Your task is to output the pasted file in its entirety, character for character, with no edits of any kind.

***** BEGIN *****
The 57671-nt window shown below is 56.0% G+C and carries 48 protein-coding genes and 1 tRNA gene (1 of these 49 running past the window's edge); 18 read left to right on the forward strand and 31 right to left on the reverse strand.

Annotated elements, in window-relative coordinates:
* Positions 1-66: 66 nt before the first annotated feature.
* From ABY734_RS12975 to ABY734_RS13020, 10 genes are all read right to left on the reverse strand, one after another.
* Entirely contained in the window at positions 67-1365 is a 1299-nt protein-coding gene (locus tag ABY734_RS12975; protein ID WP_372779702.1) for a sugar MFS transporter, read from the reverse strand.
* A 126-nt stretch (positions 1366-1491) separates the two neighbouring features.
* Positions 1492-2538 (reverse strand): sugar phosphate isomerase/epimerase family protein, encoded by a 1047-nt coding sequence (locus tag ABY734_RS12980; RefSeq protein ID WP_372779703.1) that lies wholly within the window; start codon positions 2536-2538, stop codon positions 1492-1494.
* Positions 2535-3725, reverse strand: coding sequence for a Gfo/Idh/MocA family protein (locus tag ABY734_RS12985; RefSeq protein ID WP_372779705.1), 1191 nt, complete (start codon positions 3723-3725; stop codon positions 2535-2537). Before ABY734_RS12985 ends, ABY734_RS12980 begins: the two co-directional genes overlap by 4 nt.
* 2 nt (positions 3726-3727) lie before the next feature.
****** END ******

The 57671-nt window shown below is 56.0% G+C and carries 48 protein-coding genes and 1 tRNA gene (1 of these 49 running past the window's edge); 18 read left to right on the forward strand and 31 right to left on the reverse strand.

Annotated elements, in window-relative coordinates:
* Positions 1-66: 66 nt before the first annotated feature.
* From ABY734_RS12975 to ABY734_RS13020, 10 genes are all read right to left on the reverse strand, one after another.
* Entirely contained in the window at positions 67-1365 is a 1299-nt protein-coding gene (locus tag ABY734_RS12975; protein ID WP_372779702.1) for a sugar MFS transporter, read from the reverse strand.
* A 126-nt stretch (positions 1366-1491) separates the two neighbouring features.
* Positions 1492-2538 (reverse strand): sugar phosphate isomerase/epimerase family protein, encoded by a 1047-nt coding sequence (locus tag ABY734_RS12980; RefSeq protein ID WP_372779703.1) that lies wholly within the window; start codon positions 2536-2538, stop codon positions 1492-1494.
* Positions 2535-3725, reverse strand: coding sequence for a Gfo/Idh/MocA family protein (locus tag ABY734_RS12985; RefSeq protein ID WP_372779705.1), 1191 nt, complete (start codon positions 3723-3725; stop codon positions 2535-2537). Before ABY734_RS12985 ends, ABY734_RS12980 begins: the two co-directional genes overlap by 4 nt.
* 2 nt (positions 3726-3727) lie before the next feature.